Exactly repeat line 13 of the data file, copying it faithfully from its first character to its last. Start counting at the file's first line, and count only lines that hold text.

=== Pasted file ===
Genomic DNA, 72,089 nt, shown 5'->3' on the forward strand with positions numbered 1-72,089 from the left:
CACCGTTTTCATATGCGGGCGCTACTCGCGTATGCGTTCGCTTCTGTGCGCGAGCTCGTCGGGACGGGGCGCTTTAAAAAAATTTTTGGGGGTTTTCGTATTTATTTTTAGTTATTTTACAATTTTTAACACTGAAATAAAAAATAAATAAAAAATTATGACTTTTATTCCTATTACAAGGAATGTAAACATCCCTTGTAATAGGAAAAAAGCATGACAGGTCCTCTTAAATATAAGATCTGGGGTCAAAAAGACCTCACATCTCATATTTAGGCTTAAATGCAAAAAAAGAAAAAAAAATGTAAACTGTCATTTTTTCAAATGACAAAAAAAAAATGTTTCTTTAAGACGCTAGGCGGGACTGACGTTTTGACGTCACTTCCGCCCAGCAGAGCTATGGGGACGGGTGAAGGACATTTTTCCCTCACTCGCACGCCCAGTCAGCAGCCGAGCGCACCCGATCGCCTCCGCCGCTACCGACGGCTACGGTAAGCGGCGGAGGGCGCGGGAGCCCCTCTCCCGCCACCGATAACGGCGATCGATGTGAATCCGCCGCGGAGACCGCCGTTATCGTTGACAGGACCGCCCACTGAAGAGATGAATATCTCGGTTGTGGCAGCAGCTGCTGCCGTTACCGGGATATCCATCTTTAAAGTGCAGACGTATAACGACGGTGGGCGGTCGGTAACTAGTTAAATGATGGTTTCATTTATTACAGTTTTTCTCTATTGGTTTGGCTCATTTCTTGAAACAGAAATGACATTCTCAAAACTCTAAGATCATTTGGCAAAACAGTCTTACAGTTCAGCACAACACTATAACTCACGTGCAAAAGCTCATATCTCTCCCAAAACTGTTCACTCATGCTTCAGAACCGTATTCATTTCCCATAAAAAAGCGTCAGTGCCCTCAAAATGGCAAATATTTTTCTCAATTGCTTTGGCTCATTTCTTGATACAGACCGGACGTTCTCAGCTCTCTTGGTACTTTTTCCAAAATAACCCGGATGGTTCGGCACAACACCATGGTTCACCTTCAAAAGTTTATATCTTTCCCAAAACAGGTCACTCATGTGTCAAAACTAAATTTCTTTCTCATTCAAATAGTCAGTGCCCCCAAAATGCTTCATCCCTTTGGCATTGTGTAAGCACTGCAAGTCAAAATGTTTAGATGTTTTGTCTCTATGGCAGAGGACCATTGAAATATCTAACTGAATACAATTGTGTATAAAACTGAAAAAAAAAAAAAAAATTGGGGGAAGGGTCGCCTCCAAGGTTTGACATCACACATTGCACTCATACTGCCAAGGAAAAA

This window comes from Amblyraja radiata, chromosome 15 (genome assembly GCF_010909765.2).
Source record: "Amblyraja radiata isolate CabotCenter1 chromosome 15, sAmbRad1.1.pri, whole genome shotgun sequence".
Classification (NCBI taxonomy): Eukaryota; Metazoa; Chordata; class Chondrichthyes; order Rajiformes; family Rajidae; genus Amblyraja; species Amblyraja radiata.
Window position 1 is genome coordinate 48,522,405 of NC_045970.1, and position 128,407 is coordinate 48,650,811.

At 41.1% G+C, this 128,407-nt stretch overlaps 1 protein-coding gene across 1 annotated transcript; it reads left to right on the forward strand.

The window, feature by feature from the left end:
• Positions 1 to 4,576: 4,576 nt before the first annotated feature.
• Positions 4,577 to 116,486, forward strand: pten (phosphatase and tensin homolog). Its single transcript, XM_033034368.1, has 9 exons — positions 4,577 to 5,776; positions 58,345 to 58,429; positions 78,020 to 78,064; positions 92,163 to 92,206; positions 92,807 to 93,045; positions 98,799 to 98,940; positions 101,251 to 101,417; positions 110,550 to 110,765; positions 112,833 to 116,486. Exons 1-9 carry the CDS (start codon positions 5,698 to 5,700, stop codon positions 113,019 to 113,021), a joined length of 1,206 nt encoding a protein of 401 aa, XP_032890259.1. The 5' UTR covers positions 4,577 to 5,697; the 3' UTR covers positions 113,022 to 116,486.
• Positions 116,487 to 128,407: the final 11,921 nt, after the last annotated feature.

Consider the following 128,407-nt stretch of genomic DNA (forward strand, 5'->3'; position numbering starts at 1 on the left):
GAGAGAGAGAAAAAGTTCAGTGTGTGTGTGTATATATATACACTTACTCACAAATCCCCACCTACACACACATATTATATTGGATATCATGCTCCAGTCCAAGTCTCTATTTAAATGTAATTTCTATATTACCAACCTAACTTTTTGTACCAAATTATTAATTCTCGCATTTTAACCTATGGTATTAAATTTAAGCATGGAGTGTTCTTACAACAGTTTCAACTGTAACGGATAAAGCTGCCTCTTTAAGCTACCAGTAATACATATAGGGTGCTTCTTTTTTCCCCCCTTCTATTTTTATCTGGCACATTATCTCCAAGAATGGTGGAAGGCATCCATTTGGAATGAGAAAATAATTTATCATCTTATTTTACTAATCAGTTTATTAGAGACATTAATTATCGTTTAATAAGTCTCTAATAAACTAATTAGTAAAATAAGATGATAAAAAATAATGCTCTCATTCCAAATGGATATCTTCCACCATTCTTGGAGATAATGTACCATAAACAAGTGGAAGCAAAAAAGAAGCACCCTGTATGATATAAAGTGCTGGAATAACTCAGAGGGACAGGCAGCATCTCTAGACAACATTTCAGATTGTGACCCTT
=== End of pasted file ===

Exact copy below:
GAGAGAGAGAAAAAGTTCAGTGTGTGTGTGTATATATATACACTTACTCACAAATCCCCACCTACACACACATATTATATTGGATATCATGCTCCAGTCCAAGTCTCTATTTAAATGTAATTTCTATATTACCAACCTAACTTTTTGTACCAAATTATTAATTCTCGCATTTTAACCTATGGTATTAAATTTAAGCATGGAGTGTTCTTACAACAGTTTCAACTGTAACGGATAAAGCTGCCTCTTTAAGCTACCAGTAATACATATAGGGTGCTTCTTTTTTCCCCCCTTCTATTTTTATCTGGCACATTATCTCCAAGAATGGTGGAAGGCATCCATTTGGAATGAGAAAATAATTTATCATCTTATTTTACTAATCAGTTTATTAGAGACATTAATTATCGTTTAATAAGTCTCTAATAAACTAATTAGTAAAATAAGATGATAAAAAATAATGCTCTCATTCCAAATGGATATCTTCCACCATTCTTGGAGATAATGTACCATAAACAAGTGGAAGCAAAAAAGAAGCACCCTGTATGATATAAAGTGCTGGAATAACTCAGAGGGACAGGCAGCATCTCTAGACAACATTTCAGATTGTGACCCTT